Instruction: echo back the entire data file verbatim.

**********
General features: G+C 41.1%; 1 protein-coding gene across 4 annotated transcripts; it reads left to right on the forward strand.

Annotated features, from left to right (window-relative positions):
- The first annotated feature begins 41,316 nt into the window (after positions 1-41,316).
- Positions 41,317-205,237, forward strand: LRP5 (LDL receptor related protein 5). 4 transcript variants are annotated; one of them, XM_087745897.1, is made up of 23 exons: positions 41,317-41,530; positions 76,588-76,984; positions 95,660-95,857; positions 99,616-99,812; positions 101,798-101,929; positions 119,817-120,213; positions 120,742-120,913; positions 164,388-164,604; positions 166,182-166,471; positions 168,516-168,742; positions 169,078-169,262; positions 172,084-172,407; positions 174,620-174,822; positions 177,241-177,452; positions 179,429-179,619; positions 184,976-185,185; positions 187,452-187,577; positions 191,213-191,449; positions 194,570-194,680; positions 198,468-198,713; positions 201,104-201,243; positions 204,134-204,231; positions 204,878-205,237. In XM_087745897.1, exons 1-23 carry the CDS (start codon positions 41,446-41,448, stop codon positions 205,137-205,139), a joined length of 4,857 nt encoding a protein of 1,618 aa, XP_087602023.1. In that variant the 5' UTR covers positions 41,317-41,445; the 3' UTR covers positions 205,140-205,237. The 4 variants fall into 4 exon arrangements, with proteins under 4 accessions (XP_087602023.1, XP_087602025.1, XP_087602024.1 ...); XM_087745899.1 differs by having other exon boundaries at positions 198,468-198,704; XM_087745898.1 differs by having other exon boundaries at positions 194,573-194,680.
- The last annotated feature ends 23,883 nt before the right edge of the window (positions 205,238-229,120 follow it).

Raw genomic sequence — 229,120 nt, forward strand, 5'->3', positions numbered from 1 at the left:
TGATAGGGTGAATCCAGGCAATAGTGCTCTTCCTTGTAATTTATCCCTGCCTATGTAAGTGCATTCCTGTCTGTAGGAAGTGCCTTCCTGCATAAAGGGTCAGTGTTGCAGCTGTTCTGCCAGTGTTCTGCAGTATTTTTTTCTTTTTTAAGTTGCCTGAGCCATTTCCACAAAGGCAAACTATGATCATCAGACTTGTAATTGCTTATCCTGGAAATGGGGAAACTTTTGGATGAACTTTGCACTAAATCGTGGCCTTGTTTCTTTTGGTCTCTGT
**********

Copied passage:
General features: G+C 41.1%; 1 protein-coding gene across 4 annotated transcripts; it reads left to right on the forward strand.

Annotated features, from left to right (window-relative positions):
- The first annotated feature begins 41,316 nt into the window (after positions 1-41,316).
- Positions 41,317-205,237, forward strand: LRP5 (LDL receptor related protein 5). 4 transcript variants are annotated; one of them, XM_087745897.1, is made up of 23 exons: positions 41,317-41,530; positions 76,588-76,984; positions 95,660-95,857; positions 99,616-99,812; positions 101,798-101,929; positions 119,817-120,213; positions 120,742-120,913; positions 164,388-164,604; positions 166,182-166,471; positions 168,516-168,742; positions 169,078-169,262; positions 172,084-172,407; positions 174,620-174,822; positions 177,241-177,452; positions 179,429-179,619; positions 184,976-185,185; positions 187,452-187,577; positions 191,213-191,449; positions 194,570-194,680; positions 198,468-198,713; positions 201,104-201,243; positions 204,134-204,231; positions 204,878-205,237. In XM_087745897.1, exons 1-23 carry the CDS (start codon positions 41,446-41,448, stop codon positions 205,137-205,139), a joined length of 4,857 nt encoding a protein of 1,618 aa, XP_087602023.1. In that variant the 5' UTR covers positions 41,317-41,445; the 3' UTR covers positions 205,140-205,237. The 4 variants fall into 4 exon arrangements, with proteins under 4 accessions (XP_087602023.1, XP_087602025.1, XP_087602024.1 ...); XM_087745899.1 differs by having other exon boundaries at positions 198,468-198,704; XM_087745898.1 differs by having other exon boundaries at positions 194,573-194,680.
- The last annotated feature ends 23,883 nt before the right edge of the window (positions 205,238-229,120 follow it).

Raw genomic sequence — 229,120 nt, forward strand, 5'->3', positions numbered from 1 at the left:
TGATAGGGTGAATCCAGGCAATAGTGCTCTTCCTTGTAATTTATCCCTGCCTATGTAAGTGCATTCCTGTCTGTAGGAAGTGCCTTCCTGCATAAAGGGTCAGTGTTGCAGCTGTTCTGCCAGTGTTCTGCAGTATTTTTTTCTTTTTTAAGTTGCCTGAGCCATTTCCACAAAGGCAAACTATGATCATCAGACTTGTAATTGCTTATCCTGGAAATGGGGAAACTTTTGGATGAACTTTGCACTAAATCGTGGCCTTGTTTCTTTTGGTCTCTGT